At the pasture, two water buffalo calves were suckling a pregnant heifer named Missouri that Miranda bought from the Texas breeder. The breeder artificially inseminated her with sperm he imported from Italy – the only country that meets USDA approval for imported water buffalo semen. With Missouri pregnant, Miranda had trained her to adopt the new calves as her own.
With the lack of an established water buffalo industry in the U.S., finding reliable animals has remained a challenge. So is capital: Miranda needed money to keep growing his herd. He tried to apply for a zero interest loan from 2 Forks Club, a local nonprofit that supports local farmers and food entrepreneurs, but wasn’t accepted. “In Venezuela, we say (you need to be) encamburado,” Miranda said. “I came here as a foreigner, so I’m not part of the club,” he explained, meaning the local ranching community whose roots in the valley go back generations. He ended up getting a regular loan from the bank.
Access to land is another challenge. Across the West – and especially in the Roaring Fork Valley – rising property values mean the cost of a mortgage far surpasses what a farmer or rancher can produce from agriculture. At one point, Miranda looked into buying a house on 40 acres – just enough to use as a winter base camp for the buffalo – but the cheapest he could find was $700,000. Farther up the valley, closer to Carbondale, it was at least $1.5 million.
In the past few decades, many of the older ranchers and farmers have sold their property to developers or to land trusts as conservation easements. The easements protect the farmland from becoming subdivisions, but don’t ensure that it stays in production. Miranda would like to see a program in which more county-owned land is made available to farmers at low cost so they can provide some of the food they grow to food banks and low-income communities.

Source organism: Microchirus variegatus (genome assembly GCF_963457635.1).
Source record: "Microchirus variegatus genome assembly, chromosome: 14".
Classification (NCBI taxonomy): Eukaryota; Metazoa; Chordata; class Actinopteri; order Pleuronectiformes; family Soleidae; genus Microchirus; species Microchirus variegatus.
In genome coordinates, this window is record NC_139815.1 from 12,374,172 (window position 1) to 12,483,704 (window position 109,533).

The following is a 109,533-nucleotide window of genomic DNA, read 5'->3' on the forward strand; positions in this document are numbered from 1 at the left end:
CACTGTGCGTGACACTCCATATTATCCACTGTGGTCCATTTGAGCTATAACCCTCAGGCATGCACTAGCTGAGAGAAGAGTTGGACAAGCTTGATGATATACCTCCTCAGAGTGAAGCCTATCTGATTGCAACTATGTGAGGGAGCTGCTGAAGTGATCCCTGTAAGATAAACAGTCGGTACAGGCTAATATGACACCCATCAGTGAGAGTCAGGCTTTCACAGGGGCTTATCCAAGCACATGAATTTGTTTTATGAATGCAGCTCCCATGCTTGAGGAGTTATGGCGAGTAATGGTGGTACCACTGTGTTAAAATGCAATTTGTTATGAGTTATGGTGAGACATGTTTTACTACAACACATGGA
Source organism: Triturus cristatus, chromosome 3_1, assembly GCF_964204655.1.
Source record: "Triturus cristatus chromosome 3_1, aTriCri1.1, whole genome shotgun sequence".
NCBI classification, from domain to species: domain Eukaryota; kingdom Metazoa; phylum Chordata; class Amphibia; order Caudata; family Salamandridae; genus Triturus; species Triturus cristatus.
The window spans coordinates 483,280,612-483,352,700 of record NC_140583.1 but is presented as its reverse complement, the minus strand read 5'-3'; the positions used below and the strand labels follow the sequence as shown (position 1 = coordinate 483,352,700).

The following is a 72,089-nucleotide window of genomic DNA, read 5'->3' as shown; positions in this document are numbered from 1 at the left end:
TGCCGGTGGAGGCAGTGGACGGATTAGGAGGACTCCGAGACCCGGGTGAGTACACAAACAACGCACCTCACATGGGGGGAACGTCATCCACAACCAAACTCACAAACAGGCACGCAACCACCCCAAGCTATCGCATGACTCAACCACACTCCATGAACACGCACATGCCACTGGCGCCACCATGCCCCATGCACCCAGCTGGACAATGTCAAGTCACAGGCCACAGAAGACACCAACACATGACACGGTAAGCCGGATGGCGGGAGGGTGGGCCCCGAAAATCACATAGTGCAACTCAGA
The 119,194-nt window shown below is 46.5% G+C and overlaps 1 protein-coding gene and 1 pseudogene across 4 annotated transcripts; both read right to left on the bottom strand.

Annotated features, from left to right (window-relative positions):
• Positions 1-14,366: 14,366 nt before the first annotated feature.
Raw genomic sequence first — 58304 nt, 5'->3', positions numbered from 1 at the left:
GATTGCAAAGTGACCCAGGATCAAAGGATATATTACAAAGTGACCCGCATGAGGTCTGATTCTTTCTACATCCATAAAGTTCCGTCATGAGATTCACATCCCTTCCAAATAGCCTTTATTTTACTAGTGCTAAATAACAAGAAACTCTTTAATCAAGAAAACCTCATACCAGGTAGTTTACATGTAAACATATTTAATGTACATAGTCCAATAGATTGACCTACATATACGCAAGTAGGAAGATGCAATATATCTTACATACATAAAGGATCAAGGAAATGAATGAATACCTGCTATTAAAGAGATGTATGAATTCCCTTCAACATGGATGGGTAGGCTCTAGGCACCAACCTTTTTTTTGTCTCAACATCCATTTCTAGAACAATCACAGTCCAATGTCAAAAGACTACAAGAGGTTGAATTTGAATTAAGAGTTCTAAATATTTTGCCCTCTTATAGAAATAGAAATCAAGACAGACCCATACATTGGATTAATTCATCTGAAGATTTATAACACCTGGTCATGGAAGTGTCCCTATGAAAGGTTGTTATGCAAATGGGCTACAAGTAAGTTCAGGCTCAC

In the meantime, Miranda has been innovating his way around the challenges he faces. By renting land and building his mobile dairy, he can keep his costs low, buying time to grow his herd and make connections with future buyers. Chefs and foodies consider buffalo mozzarella a premium product, worth much more than regular mozzarella. One restaurateur from nearby Aspen invited Miranda to taste the mozzarella he made from buffalo milk imported all the way from Italy. The cheese regularly sells for $30 a pound in the U.S. and Miranda realized that his only competitors were the Italians; he could offer the same product locally and more cheaply.
Still, even Wheeler, the man who got water buffalo off Colorado’s exotic species list, remains skeptical of the animal’s ranching’s potential.
“It’s a niche market,” he said. “Maybe some local cheese stores would be interested, but it’s mostly a novelty.”
Miranda has learned to ignore the skepticism. After all, he does not give up easily.
He no longer thinks of returning permanently to Venezuela. Most of his fellow ranchers have moved their herds to neighboring Colombia anyway, while here in the mountains of Colorado, Miranda is finally rebuilding what he lost when he left his native country. With another of his heifers pregnant and nine calves expected for next year, Miranda is confident that in a few years, he’ll have enough milk-producing buffalo to begin making cheese commercially.
Sarah Tory is a correspondent for High Country News. She writes from Carbondale. This story was originally published at High Country News on June 7, 2019.